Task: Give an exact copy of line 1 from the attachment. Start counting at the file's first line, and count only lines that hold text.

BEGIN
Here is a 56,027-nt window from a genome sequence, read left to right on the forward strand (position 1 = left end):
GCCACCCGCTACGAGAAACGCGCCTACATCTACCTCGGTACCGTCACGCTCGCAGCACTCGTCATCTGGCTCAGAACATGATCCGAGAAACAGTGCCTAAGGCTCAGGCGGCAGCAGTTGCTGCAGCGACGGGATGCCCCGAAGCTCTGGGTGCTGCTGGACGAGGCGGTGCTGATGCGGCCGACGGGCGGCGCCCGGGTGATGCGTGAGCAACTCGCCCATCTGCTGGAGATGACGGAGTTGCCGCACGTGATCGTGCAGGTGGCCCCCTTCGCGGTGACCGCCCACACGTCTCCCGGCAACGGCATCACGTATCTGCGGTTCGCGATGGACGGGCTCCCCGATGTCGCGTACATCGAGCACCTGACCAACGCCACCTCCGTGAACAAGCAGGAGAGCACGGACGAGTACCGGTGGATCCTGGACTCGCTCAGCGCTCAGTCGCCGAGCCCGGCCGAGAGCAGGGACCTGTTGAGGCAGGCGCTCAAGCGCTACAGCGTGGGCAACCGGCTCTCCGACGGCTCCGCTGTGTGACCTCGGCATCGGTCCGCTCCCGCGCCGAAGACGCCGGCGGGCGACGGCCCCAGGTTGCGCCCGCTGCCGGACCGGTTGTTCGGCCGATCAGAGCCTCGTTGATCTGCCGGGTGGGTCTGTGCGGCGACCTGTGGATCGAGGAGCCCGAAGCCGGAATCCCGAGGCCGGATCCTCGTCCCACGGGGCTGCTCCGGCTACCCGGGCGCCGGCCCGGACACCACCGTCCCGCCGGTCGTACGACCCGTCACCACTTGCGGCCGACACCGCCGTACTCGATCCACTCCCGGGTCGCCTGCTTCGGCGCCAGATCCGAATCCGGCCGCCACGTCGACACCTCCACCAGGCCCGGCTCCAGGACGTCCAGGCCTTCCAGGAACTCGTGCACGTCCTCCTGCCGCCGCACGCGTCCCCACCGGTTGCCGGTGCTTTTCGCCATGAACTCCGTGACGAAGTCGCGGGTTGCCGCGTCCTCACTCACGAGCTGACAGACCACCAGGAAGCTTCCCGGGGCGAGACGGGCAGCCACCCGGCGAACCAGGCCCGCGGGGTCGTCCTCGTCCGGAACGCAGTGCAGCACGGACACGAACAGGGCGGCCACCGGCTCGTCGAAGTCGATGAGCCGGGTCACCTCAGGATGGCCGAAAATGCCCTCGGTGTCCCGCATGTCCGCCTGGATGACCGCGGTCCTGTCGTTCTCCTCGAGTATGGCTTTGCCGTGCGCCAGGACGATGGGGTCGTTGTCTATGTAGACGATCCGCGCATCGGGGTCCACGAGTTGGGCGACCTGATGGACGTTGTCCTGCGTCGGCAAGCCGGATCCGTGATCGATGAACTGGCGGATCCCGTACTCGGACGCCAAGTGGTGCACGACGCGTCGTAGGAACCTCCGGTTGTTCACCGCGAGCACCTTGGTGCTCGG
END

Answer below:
Here is a 56,027-nt window from a genome sequence, read left to right on the forward strand (position 1 = left end):